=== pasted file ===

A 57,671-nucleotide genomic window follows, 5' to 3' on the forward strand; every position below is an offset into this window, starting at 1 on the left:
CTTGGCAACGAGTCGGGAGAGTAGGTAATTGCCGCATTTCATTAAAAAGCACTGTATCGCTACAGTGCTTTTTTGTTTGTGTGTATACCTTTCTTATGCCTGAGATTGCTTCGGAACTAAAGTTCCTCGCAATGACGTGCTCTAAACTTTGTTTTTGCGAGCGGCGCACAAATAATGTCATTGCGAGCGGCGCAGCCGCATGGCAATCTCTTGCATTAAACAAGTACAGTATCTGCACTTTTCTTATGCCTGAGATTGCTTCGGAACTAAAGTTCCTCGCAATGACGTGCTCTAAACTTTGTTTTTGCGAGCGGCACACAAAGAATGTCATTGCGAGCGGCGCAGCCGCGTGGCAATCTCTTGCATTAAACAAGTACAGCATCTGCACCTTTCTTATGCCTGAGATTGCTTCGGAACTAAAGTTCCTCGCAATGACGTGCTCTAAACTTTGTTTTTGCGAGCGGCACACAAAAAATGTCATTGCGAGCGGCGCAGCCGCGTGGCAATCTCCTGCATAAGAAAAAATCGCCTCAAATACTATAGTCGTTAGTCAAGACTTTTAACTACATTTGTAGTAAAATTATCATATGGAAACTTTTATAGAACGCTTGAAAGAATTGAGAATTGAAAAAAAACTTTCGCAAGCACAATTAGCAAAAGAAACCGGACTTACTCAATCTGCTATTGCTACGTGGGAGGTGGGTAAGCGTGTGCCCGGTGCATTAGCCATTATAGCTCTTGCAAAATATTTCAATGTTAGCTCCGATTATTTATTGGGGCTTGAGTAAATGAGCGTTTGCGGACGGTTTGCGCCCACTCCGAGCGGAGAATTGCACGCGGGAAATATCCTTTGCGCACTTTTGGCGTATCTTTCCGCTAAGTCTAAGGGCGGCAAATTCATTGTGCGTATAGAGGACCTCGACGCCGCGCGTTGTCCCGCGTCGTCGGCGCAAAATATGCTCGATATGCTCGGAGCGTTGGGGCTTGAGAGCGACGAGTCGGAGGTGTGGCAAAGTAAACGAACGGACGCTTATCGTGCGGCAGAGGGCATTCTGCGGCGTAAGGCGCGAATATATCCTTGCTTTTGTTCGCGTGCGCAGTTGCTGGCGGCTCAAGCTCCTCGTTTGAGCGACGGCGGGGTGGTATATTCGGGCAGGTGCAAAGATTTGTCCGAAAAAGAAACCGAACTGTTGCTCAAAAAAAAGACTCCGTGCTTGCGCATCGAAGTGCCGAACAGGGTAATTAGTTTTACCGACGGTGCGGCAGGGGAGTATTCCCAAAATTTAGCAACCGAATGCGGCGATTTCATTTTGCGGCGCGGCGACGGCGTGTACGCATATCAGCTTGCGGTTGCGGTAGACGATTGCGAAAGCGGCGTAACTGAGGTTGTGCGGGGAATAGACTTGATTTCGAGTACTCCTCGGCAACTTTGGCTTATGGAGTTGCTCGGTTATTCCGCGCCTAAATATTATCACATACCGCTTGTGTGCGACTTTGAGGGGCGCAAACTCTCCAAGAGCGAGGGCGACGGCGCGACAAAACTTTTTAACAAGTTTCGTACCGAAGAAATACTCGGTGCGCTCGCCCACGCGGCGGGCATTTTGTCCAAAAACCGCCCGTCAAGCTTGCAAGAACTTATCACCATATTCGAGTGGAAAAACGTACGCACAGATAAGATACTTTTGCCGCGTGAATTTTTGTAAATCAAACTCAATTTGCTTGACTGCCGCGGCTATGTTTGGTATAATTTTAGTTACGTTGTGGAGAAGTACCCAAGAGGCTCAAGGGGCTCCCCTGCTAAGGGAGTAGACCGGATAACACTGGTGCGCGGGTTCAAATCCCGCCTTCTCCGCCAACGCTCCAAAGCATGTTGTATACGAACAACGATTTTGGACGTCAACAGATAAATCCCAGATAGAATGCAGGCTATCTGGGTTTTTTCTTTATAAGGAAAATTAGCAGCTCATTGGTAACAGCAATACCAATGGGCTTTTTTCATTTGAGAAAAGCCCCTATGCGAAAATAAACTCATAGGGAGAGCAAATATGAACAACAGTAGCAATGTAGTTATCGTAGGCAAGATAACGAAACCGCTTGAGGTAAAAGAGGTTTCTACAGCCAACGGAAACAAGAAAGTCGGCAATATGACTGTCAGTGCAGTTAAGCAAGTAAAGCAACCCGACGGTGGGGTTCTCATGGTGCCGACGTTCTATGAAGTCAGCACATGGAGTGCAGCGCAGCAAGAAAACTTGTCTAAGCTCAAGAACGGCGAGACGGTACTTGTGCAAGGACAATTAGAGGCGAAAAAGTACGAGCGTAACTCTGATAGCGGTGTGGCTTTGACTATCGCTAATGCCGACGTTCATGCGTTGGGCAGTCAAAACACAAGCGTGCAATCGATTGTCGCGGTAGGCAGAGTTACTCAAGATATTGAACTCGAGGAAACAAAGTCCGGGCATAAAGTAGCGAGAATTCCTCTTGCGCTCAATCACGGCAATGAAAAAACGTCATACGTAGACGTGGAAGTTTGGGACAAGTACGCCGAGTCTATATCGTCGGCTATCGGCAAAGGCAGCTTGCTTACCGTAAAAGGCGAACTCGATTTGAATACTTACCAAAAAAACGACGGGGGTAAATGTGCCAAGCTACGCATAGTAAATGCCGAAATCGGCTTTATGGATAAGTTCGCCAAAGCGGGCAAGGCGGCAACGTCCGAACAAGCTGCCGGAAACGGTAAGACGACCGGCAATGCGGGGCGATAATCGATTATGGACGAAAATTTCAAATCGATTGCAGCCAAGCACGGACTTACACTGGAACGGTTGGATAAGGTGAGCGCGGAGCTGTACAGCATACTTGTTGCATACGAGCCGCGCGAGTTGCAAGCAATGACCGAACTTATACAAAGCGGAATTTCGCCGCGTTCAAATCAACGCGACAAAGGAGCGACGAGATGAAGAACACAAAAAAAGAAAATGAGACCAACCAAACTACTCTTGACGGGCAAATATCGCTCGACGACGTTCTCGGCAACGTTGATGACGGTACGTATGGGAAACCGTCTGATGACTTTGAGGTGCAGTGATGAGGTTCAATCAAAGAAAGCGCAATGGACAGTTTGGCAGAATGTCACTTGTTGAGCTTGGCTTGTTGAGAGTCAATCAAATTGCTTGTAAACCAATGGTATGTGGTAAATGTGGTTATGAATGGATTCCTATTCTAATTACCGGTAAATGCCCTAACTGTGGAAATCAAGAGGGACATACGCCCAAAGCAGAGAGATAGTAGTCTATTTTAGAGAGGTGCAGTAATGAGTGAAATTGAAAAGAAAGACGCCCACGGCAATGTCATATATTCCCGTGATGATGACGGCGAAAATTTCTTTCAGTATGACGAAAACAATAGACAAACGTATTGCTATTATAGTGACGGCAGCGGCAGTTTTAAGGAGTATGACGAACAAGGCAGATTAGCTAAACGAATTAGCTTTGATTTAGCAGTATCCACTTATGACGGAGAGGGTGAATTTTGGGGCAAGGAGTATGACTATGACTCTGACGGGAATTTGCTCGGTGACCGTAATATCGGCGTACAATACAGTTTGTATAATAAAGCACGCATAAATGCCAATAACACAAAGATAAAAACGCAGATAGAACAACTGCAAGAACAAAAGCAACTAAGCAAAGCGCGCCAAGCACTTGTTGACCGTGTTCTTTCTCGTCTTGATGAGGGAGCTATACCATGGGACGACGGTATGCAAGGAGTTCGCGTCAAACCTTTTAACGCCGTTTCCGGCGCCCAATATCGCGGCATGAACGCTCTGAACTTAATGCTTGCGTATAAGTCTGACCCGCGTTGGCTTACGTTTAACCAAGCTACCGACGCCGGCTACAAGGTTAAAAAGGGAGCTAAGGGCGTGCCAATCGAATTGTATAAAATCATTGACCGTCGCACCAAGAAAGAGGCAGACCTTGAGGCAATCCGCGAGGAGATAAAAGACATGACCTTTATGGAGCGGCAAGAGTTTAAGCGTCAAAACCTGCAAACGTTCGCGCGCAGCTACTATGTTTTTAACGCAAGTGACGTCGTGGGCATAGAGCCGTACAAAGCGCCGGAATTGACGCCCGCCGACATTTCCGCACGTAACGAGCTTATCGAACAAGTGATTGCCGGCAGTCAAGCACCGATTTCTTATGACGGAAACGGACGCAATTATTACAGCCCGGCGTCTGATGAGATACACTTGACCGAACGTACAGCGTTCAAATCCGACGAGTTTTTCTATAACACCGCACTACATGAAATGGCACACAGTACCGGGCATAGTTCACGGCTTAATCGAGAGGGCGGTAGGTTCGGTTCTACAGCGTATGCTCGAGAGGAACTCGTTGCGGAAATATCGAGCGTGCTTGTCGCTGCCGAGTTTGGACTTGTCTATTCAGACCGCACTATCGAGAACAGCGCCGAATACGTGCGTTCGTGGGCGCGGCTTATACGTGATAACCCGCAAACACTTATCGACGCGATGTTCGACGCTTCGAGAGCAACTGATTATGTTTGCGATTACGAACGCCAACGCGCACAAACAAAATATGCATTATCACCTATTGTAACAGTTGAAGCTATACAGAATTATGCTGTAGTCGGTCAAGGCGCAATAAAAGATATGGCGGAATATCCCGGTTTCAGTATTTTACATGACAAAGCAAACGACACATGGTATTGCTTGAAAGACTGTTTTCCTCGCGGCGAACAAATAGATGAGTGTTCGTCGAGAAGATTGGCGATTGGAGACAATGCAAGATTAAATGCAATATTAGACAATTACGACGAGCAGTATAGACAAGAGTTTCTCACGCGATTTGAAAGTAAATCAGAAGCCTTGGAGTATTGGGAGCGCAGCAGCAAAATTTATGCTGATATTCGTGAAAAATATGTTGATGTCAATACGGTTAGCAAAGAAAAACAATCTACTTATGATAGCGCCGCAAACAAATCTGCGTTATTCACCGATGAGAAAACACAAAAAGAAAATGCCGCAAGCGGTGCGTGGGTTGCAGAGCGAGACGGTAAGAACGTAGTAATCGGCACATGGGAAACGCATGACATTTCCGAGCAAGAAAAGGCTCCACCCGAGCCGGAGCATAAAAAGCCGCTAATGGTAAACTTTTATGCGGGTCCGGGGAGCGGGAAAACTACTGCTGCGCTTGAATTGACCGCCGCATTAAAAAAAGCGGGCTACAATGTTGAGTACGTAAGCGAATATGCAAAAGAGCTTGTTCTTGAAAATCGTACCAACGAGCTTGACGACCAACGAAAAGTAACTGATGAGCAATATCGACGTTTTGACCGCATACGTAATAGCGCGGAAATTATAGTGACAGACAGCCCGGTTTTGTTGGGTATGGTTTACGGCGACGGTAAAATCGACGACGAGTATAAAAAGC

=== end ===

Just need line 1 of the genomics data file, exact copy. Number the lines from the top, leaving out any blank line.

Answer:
A 57,671-nucleotide genomic window follows, 5' to 3' on the forward strand; every position below is an offset into this window, starting at 1 on the left: